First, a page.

The outlook for the endangered purple cauliflower soft coral, Dendronephthya australis, endemic to southeastern Australia, has been bleak. Over the past three years, there has been a concerning loss of coral aggregations in the Port Stephens estuary, historically its largest habitat.
This species is not only vital in its own right, as one of the Federal Government’s 100 priority species on the Threatened Species Strategy, but also serves as an essential habitat for other species, most notably the Endangered White’s seahorse and baby snapper.
A study published in the journal Marine Biology offers a glimmer of hope for the endangered corals. The research reveals new insights into the reproductive life of this coral species, offering hope for its future survival.
The lead researcher, Southern Cross University PhD candidate Meryl Larkin, said the paper was a welcome turnaround from her earlier work, which showed how badly the species had been decimated by shifts in sediment and La Niña flood events.
“Our discoveries open new doors for conservation strategies, including potential restoration efforts,” she said. “It has given us real hope we can keep this coral off the extinction list.”
Corals can reproduce both sexually and asexually, with some being hermaphroditic or distinctly male and female. Before this study, the reproductive dynamics of Dendronephthya australis remained a mystery.
Larkin utilized diverse methods, from histological analyses of fresh specimens to lab-based studies. She was conducting lab work at the Port Stephens Fisheries Institute when she observed, for the first time, eggs and sperm within coral fragments from different colonies, indicating the existence of separate male and female colonies.
Larkin then achieved a pioneering feat – successfully developing IVF methods for the coral, achieving larval settlement in a lab, and reintroducing coral babies back into the wild where they continue to thrive.
“This was a major step forward in the prospect of recovery by the species because, from just a few remaining colonies, we were able to produce hundreds of new individual corals,” said Larkin.
She noted that the findings could be used to support the growth of wild populations and create new coral colonies to repopulate areas of habitat where they previously flourished.
Larkin’s research, sponsored by Southern Cross University and the NSW Department of Primary Industries, highlights the vital importance of understanding reproductive processes and early life stages to grasp the dynamics of a species.
“Reproduction and early life stages are fundamental for understanding the dynamics of any species, particularly marine invertebrates,” said Larkin. “These stages are essential for population establishment and growth, and understanding them helps us identify threats and extinction risks.”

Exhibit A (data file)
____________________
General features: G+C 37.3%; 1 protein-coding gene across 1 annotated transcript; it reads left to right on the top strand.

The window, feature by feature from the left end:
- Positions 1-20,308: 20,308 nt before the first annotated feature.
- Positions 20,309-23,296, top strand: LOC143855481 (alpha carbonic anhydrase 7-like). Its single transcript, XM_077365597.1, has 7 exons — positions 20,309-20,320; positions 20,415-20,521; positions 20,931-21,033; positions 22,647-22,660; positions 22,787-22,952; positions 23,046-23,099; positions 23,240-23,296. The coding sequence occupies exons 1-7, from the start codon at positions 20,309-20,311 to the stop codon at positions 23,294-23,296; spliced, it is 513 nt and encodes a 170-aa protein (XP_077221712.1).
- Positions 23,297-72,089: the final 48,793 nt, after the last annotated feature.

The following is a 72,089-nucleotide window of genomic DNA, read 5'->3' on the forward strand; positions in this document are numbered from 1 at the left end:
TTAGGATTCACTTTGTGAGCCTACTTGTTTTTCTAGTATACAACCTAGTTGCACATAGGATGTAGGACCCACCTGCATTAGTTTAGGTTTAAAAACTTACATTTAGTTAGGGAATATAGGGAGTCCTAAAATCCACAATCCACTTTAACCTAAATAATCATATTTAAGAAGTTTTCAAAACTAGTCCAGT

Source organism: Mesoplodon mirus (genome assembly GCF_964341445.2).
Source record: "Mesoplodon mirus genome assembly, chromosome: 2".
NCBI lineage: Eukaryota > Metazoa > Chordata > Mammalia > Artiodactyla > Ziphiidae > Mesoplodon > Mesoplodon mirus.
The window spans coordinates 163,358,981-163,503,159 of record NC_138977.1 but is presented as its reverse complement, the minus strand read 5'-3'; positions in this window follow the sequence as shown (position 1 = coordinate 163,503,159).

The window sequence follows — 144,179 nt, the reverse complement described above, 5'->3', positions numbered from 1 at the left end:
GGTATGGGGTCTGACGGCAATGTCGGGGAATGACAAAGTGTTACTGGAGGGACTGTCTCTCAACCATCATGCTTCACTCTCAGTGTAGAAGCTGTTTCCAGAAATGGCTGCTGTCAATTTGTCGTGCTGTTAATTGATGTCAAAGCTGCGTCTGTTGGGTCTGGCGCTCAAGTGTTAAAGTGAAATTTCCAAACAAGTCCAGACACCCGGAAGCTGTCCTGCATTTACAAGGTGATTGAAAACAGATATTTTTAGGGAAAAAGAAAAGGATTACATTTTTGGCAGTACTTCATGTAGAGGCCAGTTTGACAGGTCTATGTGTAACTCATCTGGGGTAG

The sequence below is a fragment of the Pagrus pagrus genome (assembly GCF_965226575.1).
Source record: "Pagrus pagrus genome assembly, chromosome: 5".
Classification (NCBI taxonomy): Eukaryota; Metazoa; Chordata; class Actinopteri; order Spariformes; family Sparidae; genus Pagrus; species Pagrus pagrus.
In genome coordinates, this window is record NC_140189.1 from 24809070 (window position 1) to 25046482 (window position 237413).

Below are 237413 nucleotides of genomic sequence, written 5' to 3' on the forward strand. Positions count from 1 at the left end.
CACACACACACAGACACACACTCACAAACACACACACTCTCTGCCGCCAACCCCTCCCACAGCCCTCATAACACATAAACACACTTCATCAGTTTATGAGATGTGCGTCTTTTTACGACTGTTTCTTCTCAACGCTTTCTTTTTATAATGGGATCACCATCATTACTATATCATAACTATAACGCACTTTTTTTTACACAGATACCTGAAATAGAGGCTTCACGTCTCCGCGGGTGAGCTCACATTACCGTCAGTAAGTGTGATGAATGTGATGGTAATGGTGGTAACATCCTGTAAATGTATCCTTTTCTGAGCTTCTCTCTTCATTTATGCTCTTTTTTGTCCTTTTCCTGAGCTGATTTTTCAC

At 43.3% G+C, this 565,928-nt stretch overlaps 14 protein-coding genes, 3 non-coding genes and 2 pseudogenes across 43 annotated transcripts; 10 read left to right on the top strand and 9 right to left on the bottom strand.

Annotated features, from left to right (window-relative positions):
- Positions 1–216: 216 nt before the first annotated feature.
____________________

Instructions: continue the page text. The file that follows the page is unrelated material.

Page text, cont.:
The purple cauliflower soft coral is aptly named for its distinctive appearance, resembling the branching, clustered look of cauliflower, tinged with a purple hue.
Unlike hard corals that build reefs with their calcium carbonate skeletons, soft corals possess a more flexible structure, which often gives them a more fluid, tree-like appearance underwater.
Endemic to south-eastern Australia, the largest populations of the purple cauliflower soft coral have been historically found in the Port Stephens estuary in New South Wales. Here, they thrive in estuarine environments, preferring areas with strong tidal flows that bring in ample nutrients.
The soft coral plays a pivotal role in its ecosystem. Not only does it contribute to the biodiversity of its marine habitat, but it also offers shelter and a breeding ground for various marine species. In such roles, it supports the larger marine food web and helps maintain ecological balance.
Dendronephthya australis is one of the 100 priority species listed on the Federal Government’s Threatened Species Strategy. Over recent years, the coral has experienced a significant decline, especially in the Port Stephens estuary where there has been a complete loss of aggregations (clusters of colonies).
Factors contributing to its decline include shifts in sediment, La Niña flood events, and potentially other human-induced stressors like pollution and habitat destruction.
Coral reproduction is a fascinating and complex subject. The recent groundbreaking research led by Meryl Larkin has unveiled some mysteries of the Dendronephthya australis’s reproductive life.
The study revealed that these corals have distinct male and female colonies – a fact unknown before this research. Understanding the reproductive strategies of such corals is crucial for their conservation, as it opens doors to potential restoration efforts.
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